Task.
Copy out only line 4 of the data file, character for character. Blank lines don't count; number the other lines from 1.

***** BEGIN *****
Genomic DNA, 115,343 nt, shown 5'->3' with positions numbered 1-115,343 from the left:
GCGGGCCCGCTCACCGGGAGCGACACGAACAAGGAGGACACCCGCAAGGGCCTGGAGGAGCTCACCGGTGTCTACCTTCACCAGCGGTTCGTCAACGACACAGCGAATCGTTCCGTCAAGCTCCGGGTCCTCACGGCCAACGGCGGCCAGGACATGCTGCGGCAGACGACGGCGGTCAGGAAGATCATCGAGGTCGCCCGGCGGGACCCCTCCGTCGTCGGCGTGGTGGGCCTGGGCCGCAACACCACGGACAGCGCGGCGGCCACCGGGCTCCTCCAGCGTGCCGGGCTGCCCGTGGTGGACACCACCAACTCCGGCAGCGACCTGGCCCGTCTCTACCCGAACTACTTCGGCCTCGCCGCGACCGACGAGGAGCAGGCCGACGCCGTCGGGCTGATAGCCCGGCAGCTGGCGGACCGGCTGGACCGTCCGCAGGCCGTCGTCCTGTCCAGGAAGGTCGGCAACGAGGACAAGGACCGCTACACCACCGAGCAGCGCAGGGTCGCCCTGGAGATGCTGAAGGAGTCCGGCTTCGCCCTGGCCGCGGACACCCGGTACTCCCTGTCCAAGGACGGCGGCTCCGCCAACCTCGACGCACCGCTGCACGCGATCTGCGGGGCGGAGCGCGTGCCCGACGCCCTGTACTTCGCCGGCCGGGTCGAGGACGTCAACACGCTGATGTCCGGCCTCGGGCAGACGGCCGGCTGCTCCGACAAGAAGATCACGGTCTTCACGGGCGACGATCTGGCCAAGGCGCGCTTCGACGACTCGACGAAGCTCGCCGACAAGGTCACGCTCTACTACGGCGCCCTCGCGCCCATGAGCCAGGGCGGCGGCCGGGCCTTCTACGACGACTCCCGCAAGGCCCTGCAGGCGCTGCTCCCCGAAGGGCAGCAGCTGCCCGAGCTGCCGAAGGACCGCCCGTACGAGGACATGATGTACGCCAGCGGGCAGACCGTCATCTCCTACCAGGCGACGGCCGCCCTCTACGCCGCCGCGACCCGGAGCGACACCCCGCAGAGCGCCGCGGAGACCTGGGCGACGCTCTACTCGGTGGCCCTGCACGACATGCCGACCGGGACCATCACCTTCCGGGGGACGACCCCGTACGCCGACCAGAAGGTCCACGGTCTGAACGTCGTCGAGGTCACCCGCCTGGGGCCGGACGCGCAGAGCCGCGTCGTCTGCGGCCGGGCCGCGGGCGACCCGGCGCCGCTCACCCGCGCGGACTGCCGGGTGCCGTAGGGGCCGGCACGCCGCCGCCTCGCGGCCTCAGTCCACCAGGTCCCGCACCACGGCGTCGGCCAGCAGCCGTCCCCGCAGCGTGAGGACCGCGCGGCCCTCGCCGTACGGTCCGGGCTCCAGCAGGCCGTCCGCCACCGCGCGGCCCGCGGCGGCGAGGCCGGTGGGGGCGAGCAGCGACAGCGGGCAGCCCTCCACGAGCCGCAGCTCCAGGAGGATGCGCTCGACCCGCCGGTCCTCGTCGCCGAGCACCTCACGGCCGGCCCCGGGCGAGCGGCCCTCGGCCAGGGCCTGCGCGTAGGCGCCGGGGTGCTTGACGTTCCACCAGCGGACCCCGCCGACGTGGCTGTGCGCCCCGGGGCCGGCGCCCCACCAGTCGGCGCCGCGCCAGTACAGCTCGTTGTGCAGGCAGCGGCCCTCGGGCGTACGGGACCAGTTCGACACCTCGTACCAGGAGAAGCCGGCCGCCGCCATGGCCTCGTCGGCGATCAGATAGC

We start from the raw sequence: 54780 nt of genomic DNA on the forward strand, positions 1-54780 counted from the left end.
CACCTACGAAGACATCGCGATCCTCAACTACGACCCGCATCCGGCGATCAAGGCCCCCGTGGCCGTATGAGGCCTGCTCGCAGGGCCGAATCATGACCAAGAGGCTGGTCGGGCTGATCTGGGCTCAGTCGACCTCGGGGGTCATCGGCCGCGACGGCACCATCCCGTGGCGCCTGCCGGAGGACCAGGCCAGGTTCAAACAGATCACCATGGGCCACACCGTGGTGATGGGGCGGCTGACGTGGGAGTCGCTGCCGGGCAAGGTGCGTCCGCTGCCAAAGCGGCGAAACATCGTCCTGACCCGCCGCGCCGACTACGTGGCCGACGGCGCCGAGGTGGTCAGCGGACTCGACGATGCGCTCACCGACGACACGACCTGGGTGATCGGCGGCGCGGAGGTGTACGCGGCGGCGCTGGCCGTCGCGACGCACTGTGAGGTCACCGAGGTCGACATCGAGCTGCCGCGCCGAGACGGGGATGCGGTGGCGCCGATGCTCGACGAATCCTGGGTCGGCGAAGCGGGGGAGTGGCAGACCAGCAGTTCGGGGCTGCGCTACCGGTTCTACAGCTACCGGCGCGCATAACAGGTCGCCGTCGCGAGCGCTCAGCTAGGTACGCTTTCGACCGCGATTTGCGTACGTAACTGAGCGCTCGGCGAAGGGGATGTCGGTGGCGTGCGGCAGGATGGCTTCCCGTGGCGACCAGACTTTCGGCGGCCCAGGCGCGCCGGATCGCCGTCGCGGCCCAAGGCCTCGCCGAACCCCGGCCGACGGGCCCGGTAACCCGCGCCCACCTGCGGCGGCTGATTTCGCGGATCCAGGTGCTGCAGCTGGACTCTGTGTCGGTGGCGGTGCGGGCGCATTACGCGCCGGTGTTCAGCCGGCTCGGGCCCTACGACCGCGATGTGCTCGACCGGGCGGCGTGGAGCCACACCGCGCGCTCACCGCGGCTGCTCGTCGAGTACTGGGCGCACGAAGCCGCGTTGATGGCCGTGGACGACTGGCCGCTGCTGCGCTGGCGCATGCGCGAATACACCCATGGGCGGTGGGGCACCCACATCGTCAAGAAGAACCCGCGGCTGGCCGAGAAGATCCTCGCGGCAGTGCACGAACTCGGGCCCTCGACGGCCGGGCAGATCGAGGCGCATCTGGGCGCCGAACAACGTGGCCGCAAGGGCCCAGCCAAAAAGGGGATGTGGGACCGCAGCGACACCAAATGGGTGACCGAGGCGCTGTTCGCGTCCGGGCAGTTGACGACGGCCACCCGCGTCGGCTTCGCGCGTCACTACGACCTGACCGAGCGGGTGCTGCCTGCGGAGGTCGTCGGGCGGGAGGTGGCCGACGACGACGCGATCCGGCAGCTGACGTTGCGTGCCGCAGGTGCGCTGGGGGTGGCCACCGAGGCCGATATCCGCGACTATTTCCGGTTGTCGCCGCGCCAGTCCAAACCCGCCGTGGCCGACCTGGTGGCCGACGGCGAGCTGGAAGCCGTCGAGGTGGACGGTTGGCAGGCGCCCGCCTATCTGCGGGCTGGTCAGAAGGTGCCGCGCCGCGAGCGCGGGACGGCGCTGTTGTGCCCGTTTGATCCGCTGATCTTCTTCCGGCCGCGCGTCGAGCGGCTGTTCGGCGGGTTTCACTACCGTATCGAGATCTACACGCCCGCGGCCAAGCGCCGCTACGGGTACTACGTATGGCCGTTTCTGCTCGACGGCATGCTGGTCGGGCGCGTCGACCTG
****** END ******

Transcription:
CACCTACGAAGACATCGCGATCCTCAACTACGACCCGCATCCGGCGATCAAGGCCCCCGTGGCCGTATGAGGCCTGCTCGCAGGGCCGAATCATGACCAAGAGGCTGGTCGGGCTGATCTGGGCTCAGTCGACCTCGGGGGTCATCGGCCGCGACGGCACCATCCCGTGGCGCCTGCCGGAGGACCAGGCCAGGTTCAAACAGATCACCATGGGCCACACCGTGGTGATGGGGCGGCTGACGTGGGAGTCGCTGCCGGGCAAGGTGCGTCCGCTGCCAAAGCGGCGAAACATCGTCCTGACCCGCCGCGCCGACTACGTGGCCGACGGCGCCGAGGTGGTCAGCGGACTCGACGATGCGCTCACCGACGACACGACCTGGGTGATCGGCGGCGCGGAGGTGTACGCGGCGGCGCTGGCCGTCGCGACGCACTGTGAGGTCACCGAGGTCGACATCGAGCTGCCGCGCCGAGACGGGGATGCGGTGGCGCCGATGCTCGACGAATCCTGGGTCGGCGAAGCGGGGGAGTGGCAGACCAGCAGTTCGGGGCTGCGCTACCGGTTCTACAGCTACCGGCGCGCATAACAGGTCGCCGTCGCGAGCGCTCAGCTAGGTACGCTTTCGACCGCGATTTGCGTACGTAACTGAGCGCTCGGCGAAGGGGATGTCGGTGGCGTGCGGCAGGATGGCTTCCCGTGGCGACCAGACTTTCGGCGGCCCAGGCGCGCCGGATCGCCGTCGCGGCCCAAGGCCTCGCCGAACCCCGGCCGACGGGCCCGGTAACCCGCGCCCACCTGCGGCGGCTGATTTCGCGGATCCAGGTGCTGCAGCTGGACTCTGTGTCGGTGGCGGTGCGGGCGCATTACGCGCCGGTGTTCAGCCGGCTCGGGCCCTACGACCGCGATGTGCTCGACCGGGCGGCGTGGAGCCACACCGCGCGCTCACCGCGGCTGCTCGTCGAGTACTGGGCGCACGAAGCCGCGTTGATGGCCGTGGACGACTGGCCGCTGCTGCGCTGGCGCATGCGCGAATACACCCATGGGCGGTGGGGCACCCACATCGTCAAGAAGAACCCGCGGCTGGCCGAGAAGATCCTCGCGGCAGTGCACGAACTCGGGCCCTCGACGGCCGGGCAGATCGAGGCGCATCTGGGCGCCGAACAACGTGGCCGCAAGGGCCCAGCCAAAAAGGGGATGTGGGACCGCAGCGACACCAAATGGGTGACCGAGGCGCTGTTCGCGTCCGGGCAGTTGACGACGGCCACCCGCGTCGGCTTCGCGCGTCACTACGACCTGACCGAGCGGGTGCTGCCTGCGGAGGTCGTCGGGCGGGAGGTGGCCGACGACGACGCGATCCGGCAGCTGACGTTGCGTGCCGCAGGTGCGCTGGGGGTGGCCACCGAGGCCGATATCCGCGACTATTTCCGGTTGTCGCCGCGCCAGTCCAAACCCGCCGTGGCCGACCTGGTGGCCGACGGCGAGCTGGAAGCCGTCGAGGTGGACGGTTGGCAGGCGCCCGCCTATCTGCGGGCTGGTCAGAAGGTGCCGCGCCGCGAGCGCGGGACGGCGCTGTTGTGCCCGTTTGATCCGCTGATCTTCTTCCGGCCGCGCGTCGAGCGGCTGTTCGGCGGGTTTCACTACCGTATCGAGATCTACACGCCCGCGGCCAAGCGCCGCTACGGGTACTACGTATGGCCGTTTCTGCTCGACGGCATGCTGGTCGGGCGCGTCGACCTG